Finsbury was a manor which give its name to two much larger administrative areas: Finsbury Division of the Ossulstone Hundred of Middlesex, from the 17th century until 1900 and its successor until 1965 in a small part of its southern area, the Metropolitan Borough of Finsbury. In 1862 Finsbury gave its name to a volunteer infantry unit — the Finsbury Rifles (originally named the Clerkenwell Rifles in 1860) which saw distinguished service in several conflicts.
The area should not be confused with Finsbury Park, a public space roughly three miles to the north and which gives its name to its surrounding mainly residential area.
Location and ExtentEdit
The area has never been formally defined except in as far as it is part, as a manor, of the Ancient Parish of Clerkenwell. It lies immediately north of the City of London, east and north of central Clerkenwell, west of St Luke's, and south of Islington and City Road. The Finsbury Estate is in the western part of the district.
The name is first recorded as Vinisbir (1231) and means "manor of a man called Finn".
For a list of street name etymologies in the Finsbury area see Street names of Clerkenwell and Finsbury.
In the early 17th century trees were planted and gravel walks made, and the area became a place for recreation. In 1641 the Honourable Artillery Company moved to Finsbury, where it still remains, and in 1665 the Bunhill Fields burial ground was opened in the area. Building on Finsbury Fields began in the late 17th century. The parish church of St Luke's was built in 1732–33, and at the end of the 18th century a residential suburb was built with its centre at Finsbury Square.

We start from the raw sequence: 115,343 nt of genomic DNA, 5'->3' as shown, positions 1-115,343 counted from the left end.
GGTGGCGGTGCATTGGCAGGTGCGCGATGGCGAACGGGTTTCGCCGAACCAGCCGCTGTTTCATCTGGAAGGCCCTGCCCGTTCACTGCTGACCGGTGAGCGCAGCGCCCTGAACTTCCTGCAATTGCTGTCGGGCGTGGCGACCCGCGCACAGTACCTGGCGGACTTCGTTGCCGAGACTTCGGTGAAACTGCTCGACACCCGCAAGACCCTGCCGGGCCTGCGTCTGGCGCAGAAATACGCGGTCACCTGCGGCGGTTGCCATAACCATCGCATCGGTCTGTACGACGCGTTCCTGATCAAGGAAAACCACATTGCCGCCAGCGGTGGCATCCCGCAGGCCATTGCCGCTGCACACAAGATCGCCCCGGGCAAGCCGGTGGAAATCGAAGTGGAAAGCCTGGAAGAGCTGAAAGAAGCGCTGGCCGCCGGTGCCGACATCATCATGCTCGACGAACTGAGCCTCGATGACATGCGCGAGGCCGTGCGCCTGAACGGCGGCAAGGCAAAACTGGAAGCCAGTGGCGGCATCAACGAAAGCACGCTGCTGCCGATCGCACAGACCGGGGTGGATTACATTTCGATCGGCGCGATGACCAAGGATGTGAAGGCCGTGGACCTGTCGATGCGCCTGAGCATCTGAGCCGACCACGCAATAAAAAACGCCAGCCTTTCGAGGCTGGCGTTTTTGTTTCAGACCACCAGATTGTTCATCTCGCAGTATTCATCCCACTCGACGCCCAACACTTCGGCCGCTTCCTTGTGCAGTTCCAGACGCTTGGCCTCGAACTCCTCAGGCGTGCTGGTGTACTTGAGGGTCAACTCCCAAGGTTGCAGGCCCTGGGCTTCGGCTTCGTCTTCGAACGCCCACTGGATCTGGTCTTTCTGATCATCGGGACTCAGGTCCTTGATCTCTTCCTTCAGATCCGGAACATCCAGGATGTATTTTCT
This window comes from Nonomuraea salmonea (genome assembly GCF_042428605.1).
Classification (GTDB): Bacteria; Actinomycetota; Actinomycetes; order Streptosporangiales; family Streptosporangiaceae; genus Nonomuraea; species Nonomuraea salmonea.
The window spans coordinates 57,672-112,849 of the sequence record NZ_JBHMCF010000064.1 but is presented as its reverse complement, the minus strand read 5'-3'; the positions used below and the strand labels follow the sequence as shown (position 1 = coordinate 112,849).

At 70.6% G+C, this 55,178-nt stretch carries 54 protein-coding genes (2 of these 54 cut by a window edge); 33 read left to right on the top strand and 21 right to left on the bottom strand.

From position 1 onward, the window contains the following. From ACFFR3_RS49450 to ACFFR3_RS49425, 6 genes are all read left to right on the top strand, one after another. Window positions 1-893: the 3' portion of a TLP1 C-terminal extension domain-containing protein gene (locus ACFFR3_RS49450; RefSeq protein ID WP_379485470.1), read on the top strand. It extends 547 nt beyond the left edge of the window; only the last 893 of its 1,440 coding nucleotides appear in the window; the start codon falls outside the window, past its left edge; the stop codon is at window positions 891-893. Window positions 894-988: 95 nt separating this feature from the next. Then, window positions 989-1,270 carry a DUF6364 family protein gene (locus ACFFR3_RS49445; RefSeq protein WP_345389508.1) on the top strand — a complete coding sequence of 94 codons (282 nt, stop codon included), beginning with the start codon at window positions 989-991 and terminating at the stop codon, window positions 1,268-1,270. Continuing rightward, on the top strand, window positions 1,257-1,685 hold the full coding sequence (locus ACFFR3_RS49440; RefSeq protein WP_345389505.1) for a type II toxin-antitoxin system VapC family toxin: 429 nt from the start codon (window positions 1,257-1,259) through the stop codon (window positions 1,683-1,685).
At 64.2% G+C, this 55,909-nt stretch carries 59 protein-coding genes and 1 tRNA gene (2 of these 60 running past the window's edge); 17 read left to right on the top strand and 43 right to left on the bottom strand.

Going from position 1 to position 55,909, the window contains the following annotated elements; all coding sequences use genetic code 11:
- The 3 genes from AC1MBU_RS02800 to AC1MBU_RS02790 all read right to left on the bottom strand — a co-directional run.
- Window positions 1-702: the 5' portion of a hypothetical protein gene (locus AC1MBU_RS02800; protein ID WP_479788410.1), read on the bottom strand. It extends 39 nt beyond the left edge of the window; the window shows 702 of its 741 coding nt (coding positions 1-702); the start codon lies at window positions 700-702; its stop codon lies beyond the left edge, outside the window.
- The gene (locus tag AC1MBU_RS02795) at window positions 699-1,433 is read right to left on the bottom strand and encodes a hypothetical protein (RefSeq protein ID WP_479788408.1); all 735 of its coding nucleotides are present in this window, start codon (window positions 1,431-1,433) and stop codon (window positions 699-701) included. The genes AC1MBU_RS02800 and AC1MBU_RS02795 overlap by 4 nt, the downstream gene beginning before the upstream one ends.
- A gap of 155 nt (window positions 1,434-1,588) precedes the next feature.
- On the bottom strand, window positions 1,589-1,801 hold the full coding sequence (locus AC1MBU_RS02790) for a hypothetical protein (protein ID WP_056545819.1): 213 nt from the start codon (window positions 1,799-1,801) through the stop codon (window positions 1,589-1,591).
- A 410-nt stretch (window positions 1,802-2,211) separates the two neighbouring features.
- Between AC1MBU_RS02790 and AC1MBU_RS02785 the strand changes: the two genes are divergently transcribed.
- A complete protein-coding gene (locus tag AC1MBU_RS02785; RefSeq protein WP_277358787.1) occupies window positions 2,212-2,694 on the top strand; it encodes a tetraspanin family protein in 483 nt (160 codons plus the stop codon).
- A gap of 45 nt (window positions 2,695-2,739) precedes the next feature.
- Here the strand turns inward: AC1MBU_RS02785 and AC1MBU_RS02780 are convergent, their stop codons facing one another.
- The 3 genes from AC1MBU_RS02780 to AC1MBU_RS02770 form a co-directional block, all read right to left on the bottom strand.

In 1832 the parliamentary borough of Finsbury was created, covering a considerably wider area. In 1857 Finsbury Park was opened some three miles north, for the enjoyment of the residents of this parliamentary borough. The City of London Yeomanry, founded at the time of the Second Boer War, made its headquarters in Finsbury Square.
The Metropolitan Borough of Finsbury in the County of London was created in 1900, covering the area of Finsbury and Clerkenwell, with Finsbury Town Hall located on Rosebery Avenue. In 1938, Dr. Chuni Lal Katial was elected mayor of Finsbury, making him the first Asian mayor in the United Kingdom. In 1942 the borough council erected a controversial bust of Vladimir Lenin at the site of a new block of flats in Holford Square (the bust was removed in the 1950s). The borough was abolished in 1965 and absorbed into the borough of Islington.
- George Cruikshank, the Victorian illustrator, lived on Amwell Street
- Violet Kray, mother of the gangster Kray brothers. Twins Ronnie and Reggie were arrested at her flat in Braithwaite House, Finsbury, in connection with gangland crimes including murder and fraud on 8 May 1968.
- Eric Maxon, Shakespearean and early film actor, died in Finsbury
- Arthur Mullard, comic actor
- Dadabhai Naoroji, Indian politician
- Susanna Moodie, nee Strickland, renowned Canadian writer, abolitionist, early feminist, lived the life of a ‘bluestocking’ in Middleton Square, Finsbury district, London for 3 exhilarating months in 1832. That same year Susanna with her husband John Moodie and firstborn baby daughter emigrated to what was then known as Upper Canada in British North America, travelling through regions along the St. Lawrence, today known as the Greater Toronto Area, Cobourg, Port Hope) settling in the Peterborough area north of what was then known as York ( renamed Toronto in the province of Ontario, Canada.)
The name Finsbury is now most often used of the western part of the district, around the old parish of St James (now generally known as Clerkenwell), which is the home of the former Finsbury Town Hall, Finsbury Estate, Exmouth Market, the Sadler's Wells Theatre, Islington Local History Centre, Islington Museum and City University.
Nearest London Underground stations:
- . Encyclopædia Britannica (11th ed.). 1911.